Today, one of the Japanese teachers – たずこ – gifted me with a mask and some beans (see photo below). I thanked her for her generosity, but in my mystification as to why she’d given it to me, I asked her what it was for. “Today is せつぶん (setsubun),” she said enthusiastically. “Do you know?” I shook my head. I’ve never heard of it before! My tilted head donned with a smile clearly told たずこ that I wanted to know all about it. So, she delineated this せつぶん business with the masks and beans she’d given me.
せつぶん is a cultural and religious (especially in Buddhism and Shintoism) holiday observed in Japan, and is translated as: day before the beginning of spring or holiday at the end of winter (depending on what translation app or device you use), but it literally means “seasonal division.” This is somewhat rendered as a “New Year’s Eve” that’s ritualized by scattering beans (known as まめまき – mamemaki) to cleanse the former year of evil spirits and to keep them out in the coming year (hence why this custom is also known as bean-throwing day as beans are thought to be symbols of purification; likewise, it is also customary to eat roasted soybeans to bring in luck); or as たずこ put it: “to keep the devil out and to bring good fortune or happiness into the home.” In Japanese: Oni wa soto, fuku wa uchi – おに は そと、ふく は うち。 That’s why at grocery stores, super markets, etc. you see devil masks decorating the shelves or being sold as this is exactly the spirit that is to be driven away. たずこ recommended that a friend of mine wear the mask (that she gave me) while I playfully throw beans at him/her (or vice versa) as I chant “Oni wa soto, fuku wa uchi” to roleplay this custom as done in official bean-throwing festivals or ceremonies. Or, that I throw beans out my door as I chant the aforementioned, slamming the door shut after. Historically, this was a Chinese custom introduced to Japan in the eighth century. せつぶん is celebrated annually on the third of February, during which many temples and shrines all over Japan hold bean-throwing ceremonies and festivals. Many people go in hopes of receiving good fortune, or some simply perform the ritual themselves at home.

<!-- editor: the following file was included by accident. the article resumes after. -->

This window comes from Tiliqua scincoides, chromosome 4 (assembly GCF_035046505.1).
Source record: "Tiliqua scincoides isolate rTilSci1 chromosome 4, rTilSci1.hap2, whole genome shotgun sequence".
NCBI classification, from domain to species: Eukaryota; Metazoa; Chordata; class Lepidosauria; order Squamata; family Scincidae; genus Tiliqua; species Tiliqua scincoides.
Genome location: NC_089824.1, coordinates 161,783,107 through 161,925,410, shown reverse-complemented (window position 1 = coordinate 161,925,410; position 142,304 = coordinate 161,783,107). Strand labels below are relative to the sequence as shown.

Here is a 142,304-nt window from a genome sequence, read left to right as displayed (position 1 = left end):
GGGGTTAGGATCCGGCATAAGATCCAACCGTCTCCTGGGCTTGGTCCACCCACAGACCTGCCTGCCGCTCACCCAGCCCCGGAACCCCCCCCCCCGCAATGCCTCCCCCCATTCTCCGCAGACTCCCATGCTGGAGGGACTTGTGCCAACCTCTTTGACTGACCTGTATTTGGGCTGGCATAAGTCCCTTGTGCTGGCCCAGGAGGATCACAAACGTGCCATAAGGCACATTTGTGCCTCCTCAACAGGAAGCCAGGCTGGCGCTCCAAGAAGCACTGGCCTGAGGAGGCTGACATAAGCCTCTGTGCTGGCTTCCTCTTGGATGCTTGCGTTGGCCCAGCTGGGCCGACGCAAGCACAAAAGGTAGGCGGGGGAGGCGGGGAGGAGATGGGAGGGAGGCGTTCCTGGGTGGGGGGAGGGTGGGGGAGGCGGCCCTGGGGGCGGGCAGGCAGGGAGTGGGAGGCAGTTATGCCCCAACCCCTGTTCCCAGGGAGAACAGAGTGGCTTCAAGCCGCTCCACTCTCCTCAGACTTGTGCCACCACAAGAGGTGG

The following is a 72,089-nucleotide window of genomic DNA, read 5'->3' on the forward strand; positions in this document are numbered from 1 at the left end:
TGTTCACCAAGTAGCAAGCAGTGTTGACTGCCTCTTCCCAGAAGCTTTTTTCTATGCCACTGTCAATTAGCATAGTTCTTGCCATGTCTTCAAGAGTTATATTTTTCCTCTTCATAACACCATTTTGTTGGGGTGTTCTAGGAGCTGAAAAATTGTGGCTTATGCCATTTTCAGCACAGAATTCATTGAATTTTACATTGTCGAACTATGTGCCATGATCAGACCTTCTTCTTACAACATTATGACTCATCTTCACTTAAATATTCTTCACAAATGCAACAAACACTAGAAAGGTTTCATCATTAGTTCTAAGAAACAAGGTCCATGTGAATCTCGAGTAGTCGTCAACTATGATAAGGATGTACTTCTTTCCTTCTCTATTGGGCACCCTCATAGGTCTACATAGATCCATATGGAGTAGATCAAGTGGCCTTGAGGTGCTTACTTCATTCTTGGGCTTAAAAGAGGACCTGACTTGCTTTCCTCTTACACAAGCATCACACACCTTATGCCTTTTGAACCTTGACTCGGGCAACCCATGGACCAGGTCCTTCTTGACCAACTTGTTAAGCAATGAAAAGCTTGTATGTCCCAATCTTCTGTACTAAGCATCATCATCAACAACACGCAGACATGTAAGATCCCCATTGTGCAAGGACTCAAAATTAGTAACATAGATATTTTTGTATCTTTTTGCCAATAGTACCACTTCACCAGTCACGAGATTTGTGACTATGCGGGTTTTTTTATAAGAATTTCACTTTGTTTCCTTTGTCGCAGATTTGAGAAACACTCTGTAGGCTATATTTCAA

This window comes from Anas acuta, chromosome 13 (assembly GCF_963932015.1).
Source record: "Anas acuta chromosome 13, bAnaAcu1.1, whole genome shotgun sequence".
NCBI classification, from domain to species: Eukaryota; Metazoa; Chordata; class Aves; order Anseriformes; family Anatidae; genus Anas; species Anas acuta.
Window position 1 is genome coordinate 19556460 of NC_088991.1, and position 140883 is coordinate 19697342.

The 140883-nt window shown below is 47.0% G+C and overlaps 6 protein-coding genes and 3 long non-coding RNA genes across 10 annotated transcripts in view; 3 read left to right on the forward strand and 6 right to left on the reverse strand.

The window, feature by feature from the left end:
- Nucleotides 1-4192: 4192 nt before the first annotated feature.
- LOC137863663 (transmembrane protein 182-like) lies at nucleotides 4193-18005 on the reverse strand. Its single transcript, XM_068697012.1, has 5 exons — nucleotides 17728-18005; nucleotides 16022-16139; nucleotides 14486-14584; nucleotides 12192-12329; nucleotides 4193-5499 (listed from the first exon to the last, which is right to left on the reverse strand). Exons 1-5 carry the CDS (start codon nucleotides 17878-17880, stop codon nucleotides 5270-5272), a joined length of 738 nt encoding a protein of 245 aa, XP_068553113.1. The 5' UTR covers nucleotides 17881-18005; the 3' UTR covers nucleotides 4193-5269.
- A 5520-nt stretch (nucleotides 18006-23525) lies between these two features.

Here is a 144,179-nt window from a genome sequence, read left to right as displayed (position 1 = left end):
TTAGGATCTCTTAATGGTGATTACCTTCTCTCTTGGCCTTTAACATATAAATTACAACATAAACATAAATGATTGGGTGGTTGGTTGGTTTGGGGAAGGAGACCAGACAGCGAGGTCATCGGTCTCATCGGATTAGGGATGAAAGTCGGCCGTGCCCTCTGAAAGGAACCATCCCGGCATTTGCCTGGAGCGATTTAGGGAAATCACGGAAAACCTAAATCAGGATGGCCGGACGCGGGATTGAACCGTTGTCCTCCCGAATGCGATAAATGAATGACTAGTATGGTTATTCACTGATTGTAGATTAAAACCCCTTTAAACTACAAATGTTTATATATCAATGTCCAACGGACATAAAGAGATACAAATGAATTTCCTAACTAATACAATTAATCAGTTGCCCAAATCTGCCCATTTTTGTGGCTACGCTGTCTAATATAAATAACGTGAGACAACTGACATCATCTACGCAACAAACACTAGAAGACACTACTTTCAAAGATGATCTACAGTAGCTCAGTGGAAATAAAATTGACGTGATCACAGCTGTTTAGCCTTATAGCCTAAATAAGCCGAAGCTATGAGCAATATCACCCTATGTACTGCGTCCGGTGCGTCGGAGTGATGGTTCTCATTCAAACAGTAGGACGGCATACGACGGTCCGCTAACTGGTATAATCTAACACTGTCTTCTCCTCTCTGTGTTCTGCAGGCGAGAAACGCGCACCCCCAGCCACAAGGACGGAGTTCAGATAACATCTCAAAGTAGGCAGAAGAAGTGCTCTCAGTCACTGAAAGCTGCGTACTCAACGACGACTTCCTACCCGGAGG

Lastly, eating a long, uncut sushi roll or eho-maki in Japanese (see picture below) in silence “facing the year’s lucky compass direction (determined by the zodiac symbol of that year)” is customary during せつぶん, according to Japan’s foodie websites.
So, in my effort to culturally immerse myself, I did what たずこ suggested: me and a new friend of mine took turns wearing the devil mask as we threw beans at each other while chanting “Oni wa soto, fuku wa uchi” and ate our long, uncut sushi roll in absolute silence facing the right direction (or whatever direction my friend was facing since he is well-versed in this custom, lol). Then, we walked to a nearby Shinto shrine to fish for any leftover beans. My friend believes that this will bring him good fortune, and though I do not, I was pleased to enjoy this day with him as it’s enriched my cultural experience. We capped the day by gobbling down the whole bag of roasted soybeans that たずこ gave me earlier.
Naturally, today made me think of the devil described in the bible, particularly in Revelations:
“And the great dragon was thrown down, that ancient serpent, who is called the devil and Satan, the deceiver of the whole world—he was thrown down to the earth, and his angels were thrown down with him.”
But I will save this assessment for another day. Happy せつぶん (Setsubun)!